The Hammer Comes Down
Thursday, September 29, 2005; 8:12 AM
Back in January, House Republican leaders backed off a rule change that would have allowed senior officials in the chamber--say, maybe the House majority leader--to hold onto their posts even if indicted.
Boy, that looks huge right now.
The leadership caved because of rank-and-file complaints that the party would send a lousy message by protecting one of its leaders who was charged with a crime. And with Tom DeLay's indictment yesterday, it's clear why they were so worried. DeLay stepped aside within minutes.
We have, at the moment, a remarkable situation: The Senate majority leader under investigation because of a questionable stock sale, and the House majority leader is under indictment. Before I finish typing this paragraph, I'm sure Democrats will be declaiming and decrying the lack of ethics in the Republican Party.
And they are sure to add that Republican lobbyist (and close DeLay pal) Jack Abramoff is under indictment in one case and under investigation in others, while the top White House procurement official, David Safavian, was accused last week of lying and obstruction in the Abramoff probe. A special prosecutor is still sniffing around the Valerie Plame leak, and the FDA commissioner quit weeks into his tenure for failing to report holdings on his financial disclosure form, says the NYT .
Many Democrats are particularly happy because the Hammer is a hard-charging partisan who they believe engineered some unfair redistricting in Texas, and had already survived three admonishments by the House ethics committee on other matters.
But before the noise level gets deafening, some caveats.
DeLay is accused of a complicated campaign finance violation that may or may not be easy to prove (he calls it a "sham"). A conspiracy to divert corporate funds into political campaigns will require prosecutors to demonstrate that DeLay knew of the transactions and knew they violated the law. (The same goes for the Bill Frist-as-Martha Stewart scenario.)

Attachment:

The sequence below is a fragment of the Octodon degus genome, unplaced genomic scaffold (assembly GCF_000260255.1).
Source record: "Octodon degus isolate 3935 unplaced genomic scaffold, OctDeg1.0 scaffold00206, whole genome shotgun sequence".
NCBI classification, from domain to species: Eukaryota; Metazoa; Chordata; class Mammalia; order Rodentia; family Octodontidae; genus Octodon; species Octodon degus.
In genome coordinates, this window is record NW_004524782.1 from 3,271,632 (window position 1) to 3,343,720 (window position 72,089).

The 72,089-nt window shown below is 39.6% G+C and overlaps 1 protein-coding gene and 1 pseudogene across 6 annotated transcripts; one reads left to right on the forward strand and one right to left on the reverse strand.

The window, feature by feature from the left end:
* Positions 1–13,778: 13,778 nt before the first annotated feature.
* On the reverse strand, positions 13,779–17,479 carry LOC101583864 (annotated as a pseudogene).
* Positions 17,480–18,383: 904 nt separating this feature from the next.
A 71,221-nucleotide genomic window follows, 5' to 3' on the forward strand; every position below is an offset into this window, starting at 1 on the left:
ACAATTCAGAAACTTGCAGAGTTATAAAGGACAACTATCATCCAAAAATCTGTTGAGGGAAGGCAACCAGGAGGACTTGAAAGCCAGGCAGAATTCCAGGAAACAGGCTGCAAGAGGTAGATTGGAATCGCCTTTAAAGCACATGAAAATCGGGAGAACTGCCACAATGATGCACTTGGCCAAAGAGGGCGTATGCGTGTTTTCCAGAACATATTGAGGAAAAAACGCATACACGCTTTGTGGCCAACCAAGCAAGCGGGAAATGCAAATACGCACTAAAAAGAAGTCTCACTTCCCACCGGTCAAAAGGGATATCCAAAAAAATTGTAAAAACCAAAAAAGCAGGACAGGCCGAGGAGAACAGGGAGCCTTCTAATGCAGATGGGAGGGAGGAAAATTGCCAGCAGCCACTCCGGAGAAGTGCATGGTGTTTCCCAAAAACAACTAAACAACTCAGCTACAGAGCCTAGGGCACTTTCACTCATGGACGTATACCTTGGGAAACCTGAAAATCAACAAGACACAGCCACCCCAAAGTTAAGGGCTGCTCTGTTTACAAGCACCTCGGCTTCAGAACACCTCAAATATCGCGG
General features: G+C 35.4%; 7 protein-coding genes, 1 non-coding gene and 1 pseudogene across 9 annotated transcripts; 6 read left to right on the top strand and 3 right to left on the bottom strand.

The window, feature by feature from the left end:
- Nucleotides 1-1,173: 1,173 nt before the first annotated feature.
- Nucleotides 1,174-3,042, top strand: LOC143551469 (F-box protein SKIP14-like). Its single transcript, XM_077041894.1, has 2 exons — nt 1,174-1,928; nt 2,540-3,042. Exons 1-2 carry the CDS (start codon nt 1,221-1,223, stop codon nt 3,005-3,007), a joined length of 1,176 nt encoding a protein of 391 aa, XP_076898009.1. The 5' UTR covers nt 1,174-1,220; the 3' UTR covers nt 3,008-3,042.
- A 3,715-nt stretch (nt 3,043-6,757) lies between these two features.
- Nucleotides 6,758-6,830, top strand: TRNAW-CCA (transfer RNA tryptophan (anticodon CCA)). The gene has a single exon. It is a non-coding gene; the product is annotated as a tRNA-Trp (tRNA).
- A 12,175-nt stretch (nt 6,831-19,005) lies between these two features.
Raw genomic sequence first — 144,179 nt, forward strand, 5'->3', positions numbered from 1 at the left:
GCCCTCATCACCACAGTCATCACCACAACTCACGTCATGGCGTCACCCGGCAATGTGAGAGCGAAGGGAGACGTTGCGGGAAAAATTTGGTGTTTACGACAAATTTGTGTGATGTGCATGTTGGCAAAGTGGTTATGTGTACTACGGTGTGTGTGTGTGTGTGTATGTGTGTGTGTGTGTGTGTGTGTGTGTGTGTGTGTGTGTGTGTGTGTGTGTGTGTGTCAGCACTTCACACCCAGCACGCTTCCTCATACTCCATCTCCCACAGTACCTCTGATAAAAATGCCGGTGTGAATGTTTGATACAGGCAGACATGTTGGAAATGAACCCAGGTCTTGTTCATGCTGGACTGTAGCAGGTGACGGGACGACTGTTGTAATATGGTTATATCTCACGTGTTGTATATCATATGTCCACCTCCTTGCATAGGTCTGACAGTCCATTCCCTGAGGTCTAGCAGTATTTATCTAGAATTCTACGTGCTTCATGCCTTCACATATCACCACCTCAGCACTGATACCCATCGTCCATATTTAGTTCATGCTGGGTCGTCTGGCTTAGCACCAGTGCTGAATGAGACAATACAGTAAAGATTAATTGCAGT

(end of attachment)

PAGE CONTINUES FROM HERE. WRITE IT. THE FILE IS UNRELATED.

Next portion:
DeLay has long argued that the Travis County DA, a Democrat named Ronnie Earle, is after him for political reasons, and yesterday slammed him in a video release as "an unabashed partisan zealot." This will become one of the GOP talking points, and the GOPers will note that Earle's earlier case against Kay Bailey Hutchison fizzled (though he's also prosecuted a passel of Democrats).
Some Repubs are reacting by criticizing the indictment--exactly the sort of thing they scoffed at when Clinton and his allies were ripping Ken Starr's tactics. Sean Hannity (with Colmes banished for the segment) told his first guest he couldn't figure out what the indictment was about. The guest? Tom DeLay, who called the case "ridiculous." Interestingly, DeLay complained about the "politics of personal destruction," a phrase popularized by Bill Clinton, whose ouster the Texan crusaded for ("Anybody who lies to a grand jury ought to be impeached.")
Even if DeLay is acquitted, though, the case could easily drag on for a year or more. So it would be a long time before DeLay could reclaim his post--if indeed he can win reelection next year with this legal cloud hanging over him. On the other hand, it gets him out of the congressional spotlight as a target for the Dems.
The reaction and analysis are built around a single theme--bad news for the GOP and bad news for Bush: